At the climax, it isn't the military or a team of scientists that save the town from the great Red Scare. It's a collection of teenagers, cops, firefighters and other ordinary citizens. The only thing missing is a shot of Old Glory blowing in the breeze.

In 1988, Chuck Russell was brought aboard to helm a remake of THE BLOB by studio execs at TriStar. Russell had proven himself capable of helming large scale, effects driven films, even though he was still a newcomer to the director's chair. His previous film was his first, the mega money making A NIGHTMARE ON ELM STREET 3: DREAM WARRIORS. He was a good choice and he turned in good work, but just like John Carpenter's re-imagining of Christian Nyby and Howard Hawk's THE THING FROM ANOTHER WORLD, success was not in the cards for 1988's THE BLOB.

The remake begins by feeling an awful lot like the original. In fact, were it not for the hair styles sported by the cast, you might think this film was set in the 1950s. The boys all walk around in their varsity jackets with “gee golly” expressions on their faces. They're embarrassed to buy condoms in front of a priest and awkwardly meet their girlfriend's parents before going out on dates. They even go up to lookout point to neck and fool around. The film feels odd, especially for a sci-fi horror flick from the late 1980s. For the first third of the film, it feels drenched in the same quaint, quiet atmosphere of its forebear.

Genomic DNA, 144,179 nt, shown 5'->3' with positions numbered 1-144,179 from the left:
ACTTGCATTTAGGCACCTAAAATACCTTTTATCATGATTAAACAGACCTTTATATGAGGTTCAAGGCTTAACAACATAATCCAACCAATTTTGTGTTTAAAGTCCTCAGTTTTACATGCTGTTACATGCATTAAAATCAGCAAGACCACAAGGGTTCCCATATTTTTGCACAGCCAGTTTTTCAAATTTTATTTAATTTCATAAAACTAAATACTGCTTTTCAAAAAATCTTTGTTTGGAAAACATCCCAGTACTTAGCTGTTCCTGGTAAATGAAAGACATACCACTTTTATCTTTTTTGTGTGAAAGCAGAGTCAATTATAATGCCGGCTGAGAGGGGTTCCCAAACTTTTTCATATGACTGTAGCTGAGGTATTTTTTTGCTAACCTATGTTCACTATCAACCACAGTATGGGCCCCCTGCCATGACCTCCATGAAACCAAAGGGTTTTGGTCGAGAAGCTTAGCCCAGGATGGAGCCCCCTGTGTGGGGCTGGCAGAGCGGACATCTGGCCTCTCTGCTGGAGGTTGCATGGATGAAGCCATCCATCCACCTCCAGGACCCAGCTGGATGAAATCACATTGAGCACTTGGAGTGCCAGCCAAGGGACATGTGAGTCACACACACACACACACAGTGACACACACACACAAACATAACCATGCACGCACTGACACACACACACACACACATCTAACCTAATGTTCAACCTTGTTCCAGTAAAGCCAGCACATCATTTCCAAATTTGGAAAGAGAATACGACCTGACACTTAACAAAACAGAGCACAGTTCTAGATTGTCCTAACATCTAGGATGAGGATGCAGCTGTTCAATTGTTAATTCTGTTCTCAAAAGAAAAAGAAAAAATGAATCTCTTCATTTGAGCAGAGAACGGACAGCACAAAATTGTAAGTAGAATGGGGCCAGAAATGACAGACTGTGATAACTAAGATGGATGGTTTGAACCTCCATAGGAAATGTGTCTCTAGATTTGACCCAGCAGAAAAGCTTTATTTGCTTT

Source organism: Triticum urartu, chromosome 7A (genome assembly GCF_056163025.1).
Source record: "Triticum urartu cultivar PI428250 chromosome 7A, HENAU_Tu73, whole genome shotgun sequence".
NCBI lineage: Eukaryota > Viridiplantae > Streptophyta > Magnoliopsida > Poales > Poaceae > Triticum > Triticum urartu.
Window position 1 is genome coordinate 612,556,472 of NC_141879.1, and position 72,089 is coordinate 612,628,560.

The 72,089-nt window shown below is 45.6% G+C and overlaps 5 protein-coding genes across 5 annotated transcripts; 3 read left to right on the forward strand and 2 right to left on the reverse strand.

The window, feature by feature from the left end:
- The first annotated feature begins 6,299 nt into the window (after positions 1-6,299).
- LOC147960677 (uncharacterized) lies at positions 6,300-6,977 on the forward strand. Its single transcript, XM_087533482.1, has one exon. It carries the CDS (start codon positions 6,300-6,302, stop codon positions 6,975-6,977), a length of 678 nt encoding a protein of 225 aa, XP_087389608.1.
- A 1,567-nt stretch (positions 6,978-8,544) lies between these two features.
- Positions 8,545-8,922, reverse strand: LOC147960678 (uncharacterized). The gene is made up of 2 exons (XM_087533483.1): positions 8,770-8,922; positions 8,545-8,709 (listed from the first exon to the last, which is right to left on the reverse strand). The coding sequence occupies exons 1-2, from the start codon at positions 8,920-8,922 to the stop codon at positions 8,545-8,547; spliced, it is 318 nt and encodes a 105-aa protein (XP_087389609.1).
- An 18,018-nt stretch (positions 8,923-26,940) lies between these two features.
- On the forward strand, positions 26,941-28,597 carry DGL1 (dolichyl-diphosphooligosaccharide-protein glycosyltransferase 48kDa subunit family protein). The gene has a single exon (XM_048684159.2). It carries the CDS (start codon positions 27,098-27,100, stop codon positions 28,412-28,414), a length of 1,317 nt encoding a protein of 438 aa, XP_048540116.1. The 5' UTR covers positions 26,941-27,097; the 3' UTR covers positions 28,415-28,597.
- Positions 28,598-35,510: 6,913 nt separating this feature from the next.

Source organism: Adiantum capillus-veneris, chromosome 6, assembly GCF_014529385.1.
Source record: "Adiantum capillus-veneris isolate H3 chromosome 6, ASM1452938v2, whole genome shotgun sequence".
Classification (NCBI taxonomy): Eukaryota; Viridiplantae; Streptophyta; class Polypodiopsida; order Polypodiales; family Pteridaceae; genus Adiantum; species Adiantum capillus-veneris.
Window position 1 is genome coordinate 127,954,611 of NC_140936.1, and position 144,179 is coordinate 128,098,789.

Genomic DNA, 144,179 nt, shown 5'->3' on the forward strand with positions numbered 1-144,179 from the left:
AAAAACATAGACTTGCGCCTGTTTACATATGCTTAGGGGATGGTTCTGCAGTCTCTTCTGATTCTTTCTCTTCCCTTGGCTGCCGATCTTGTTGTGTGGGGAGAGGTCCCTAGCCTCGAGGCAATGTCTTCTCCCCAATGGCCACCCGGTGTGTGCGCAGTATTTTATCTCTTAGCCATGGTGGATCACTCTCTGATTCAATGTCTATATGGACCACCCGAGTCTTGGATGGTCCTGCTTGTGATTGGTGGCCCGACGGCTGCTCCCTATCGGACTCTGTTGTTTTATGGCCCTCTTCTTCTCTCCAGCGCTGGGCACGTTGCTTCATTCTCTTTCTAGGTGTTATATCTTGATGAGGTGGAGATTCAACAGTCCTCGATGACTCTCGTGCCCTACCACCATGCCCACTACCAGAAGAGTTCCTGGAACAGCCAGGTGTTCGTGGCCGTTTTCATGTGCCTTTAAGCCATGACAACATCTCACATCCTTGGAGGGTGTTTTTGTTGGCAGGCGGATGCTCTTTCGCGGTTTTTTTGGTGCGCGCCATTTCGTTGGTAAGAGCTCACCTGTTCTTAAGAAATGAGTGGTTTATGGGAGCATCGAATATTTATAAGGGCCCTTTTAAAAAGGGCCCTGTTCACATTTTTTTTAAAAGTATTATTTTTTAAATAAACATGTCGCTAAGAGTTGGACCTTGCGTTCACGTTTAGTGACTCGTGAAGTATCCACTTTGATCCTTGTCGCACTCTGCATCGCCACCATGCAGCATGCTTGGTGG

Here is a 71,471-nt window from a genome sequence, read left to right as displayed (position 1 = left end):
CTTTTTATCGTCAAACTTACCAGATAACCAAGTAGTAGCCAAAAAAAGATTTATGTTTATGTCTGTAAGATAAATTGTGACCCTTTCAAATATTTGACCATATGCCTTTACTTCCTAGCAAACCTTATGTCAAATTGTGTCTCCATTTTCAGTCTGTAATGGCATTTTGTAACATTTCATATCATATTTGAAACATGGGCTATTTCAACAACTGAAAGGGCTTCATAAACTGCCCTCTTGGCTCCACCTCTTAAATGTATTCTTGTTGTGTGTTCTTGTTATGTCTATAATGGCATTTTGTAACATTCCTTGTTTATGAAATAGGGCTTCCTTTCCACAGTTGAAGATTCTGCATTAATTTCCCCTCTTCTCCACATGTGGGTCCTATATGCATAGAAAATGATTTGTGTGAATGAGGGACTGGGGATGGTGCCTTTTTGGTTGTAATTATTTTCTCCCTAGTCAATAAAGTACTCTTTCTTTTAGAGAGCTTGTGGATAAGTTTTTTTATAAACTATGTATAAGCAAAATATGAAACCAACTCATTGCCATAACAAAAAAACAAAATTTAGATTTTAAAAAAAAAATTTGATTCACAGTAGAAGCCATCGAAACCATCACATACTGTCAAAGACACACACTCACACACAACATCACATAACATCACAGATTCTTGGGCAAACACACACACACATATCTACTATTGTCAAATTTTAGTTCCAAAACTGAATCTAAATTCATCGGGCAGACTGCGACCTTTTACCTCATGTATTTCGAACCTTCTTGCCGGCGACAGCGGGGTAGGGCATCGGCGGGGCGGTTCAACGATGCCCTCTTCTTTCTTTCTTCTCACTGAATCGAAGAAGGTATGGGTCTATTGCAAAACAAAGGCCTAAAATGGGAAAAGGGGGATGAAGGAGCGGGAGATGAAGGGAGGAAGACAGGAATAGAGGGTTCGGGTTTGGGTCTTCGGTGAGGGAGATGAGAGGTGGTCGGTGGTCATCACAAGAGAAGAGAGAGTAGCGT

But the 1980s doesn't stay off the screen for long. While the film does follow the original almost beat for beat, the graphic violence that was the hallmark of 1980s horror shows up in full force once the Blob takes its first victim. And it doesn't let up. Thanks to advancements in special effects (and a nearly 19 million dollar budget, a massive increase from 110,000 spent on the original), the Blob of this THE BLOB is a much more terrifying beast. Yeaworth, Jr. was happy to give us a few glimpses of a man covered in slime from time to time, but Russell and his effects crew really put on a nasty show here. A man is pulled headfirst into a sink drain. A woman is crushed inside a telephone booth. A child is dissolved before our eyes. It's a wonderfully grotesque film with a monster that is far more proactive in its rampage, slinging tendrils through the air, slamming itself down on people running through the streets and even, in a scene that makes no logical sense, exploding out of the corpse of a young Erika Eleniak.

The graphic violence isn't the only bit of 1980s horror to worm its way inside the film. The cynicism that ran rampant through the decade is here in full force as well. Unlike the original, the Blob of this film isn't a space entity that accidentally crashed on Earth. It's a government experiment, a nasty bit of biological warfare that was shot into space because it was too dangerous to be kept on Earth. When it finally makes its return, the organism has been mutated by its time orbiting the planet. A group of military and government scientists show up, quarantine the town and go about trying to capture the Blob. Not for humanitarian reasons, of course. No, they want to use it again as a weapon. As a result, this small town with its small people is to be considered expendable.